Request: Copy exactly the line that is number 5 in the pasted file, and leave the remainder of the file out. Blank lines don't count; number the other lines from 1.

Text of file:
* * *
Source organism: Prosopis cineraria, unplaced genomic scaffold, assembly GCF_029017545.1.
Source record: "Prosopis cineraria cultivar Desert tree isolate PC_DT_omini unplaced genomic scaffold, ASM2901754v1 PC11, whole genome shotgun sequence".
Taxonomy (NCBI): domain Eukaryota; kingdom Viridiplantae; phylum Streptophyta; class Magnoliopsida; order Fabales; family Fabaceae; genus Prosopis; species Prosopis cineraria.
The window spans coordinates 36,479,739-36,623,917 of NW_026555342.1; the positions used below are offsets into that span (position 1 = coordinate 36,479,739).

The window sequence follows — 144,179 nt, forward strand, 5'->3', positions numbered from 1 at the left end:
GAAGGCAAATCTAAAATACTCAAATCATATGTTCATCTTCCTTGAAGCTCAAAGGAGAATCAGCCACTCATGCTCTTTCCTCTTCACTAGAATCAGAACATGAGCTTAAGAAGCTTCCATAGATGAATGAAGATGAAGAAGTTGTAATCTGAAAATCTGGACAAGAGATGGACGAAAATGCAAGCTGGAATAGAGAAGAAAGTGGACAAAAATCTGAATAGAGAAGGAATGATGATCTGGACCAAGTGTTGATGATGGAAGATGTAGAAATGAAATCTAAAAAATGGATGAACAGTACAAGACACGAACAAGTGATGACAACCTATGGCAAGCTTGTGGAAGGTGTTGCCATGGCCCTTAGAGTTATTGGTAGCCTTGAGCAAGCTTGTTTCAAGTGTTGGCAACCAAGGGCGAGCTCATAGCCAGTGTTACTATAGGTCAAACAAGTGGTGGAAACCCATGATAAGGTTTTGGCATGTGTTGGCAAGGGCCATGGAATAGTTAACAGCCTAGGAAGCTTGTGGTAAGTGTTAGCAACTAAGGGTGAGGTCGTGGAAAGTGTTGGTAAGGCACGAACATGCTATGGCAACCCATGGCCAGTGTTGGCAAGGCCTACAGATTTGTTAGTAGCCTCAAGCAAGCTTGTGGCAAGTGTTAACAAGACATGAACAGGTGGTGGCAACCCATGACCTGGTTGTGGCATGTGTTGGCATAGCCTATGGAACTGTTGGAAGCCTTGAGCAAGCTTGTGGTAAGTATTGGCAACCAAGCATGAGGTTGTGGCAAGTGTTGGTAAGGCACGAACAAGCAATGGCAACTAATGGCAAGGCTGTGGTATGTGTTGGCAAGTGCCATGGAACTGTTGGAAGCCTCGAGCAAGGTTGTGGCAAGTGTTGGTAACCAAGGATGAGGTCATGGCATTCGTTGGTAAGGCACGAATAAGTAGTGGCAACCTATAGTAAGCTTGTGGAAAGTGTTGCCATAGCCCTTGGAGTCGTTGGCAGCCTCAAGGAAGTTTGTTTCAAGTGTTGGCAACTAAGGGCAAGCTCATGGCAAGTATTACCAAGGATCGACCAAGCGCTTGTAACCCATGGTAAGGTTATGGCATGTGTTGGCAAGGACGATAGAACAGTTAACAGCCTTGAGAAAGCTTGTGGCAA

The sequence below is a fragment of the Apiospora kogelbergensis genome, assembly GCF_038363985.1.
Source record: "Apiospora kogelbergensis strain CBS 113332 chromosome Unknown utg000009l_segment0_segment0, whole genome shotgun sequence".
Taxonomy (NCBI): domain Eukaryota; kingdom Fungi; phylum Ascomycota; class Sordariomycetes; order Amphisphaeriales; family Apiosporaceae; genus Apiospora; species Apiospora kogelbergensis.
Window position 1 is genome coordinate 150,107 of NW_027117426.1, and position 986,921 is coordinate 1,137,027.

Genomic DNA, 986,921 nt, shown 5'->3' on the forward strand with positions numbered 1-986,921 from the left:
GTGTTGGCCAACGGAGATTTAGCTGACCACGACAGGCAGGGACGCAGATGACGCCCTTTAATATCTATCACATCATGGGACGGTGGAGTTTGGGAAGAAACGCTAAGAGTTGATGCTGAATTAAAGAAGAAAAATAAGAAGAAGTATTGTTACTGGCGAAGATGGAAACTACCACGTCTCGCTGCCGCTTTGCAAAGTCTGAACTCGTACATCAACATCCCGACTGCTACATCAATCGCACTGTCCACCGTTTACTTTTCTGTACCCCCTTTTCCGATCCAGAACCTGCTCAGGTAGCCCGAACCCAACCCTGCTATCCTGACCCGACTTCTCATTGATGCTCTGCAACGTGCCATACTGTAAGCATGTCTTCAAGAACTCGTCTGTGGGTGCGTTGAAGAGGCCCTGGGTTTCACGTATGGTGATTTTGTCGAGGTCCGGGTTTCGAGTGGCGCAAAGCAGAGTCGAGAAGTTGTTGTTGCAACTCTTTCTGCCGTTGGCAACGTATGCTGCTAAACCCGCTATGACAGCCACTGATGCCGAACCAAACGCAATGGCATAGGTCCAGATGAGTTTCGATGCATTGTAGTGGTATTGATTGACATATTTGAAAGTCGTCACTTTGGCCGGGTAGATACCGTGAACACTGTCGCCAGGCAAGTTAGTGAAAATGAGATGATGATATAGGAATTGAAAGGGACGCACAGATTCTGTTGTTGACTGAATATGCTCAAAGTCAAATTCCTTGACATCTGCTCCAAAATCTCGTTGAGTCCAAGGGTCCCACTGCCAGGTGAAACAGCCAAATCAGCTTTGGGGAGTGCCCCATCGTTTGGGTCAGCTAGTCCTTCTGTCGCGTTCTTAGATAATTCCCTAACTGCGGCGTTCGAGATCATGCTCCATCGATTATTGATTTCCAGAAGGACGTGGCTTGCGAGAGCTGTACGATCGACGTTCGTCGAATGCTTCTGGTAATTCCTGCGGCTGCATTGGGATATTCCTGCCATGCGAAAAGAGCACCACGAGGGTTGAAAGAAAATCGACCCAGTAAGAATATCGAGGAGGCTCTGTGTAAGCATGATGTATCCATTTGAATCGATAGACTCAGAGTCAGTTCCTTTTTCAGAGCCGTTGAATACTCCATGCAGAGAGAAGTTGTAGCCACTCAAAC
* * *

The window sequence follows — 144,179 nt, forward strand, 5'->3', positions numbered from 1 at the left end: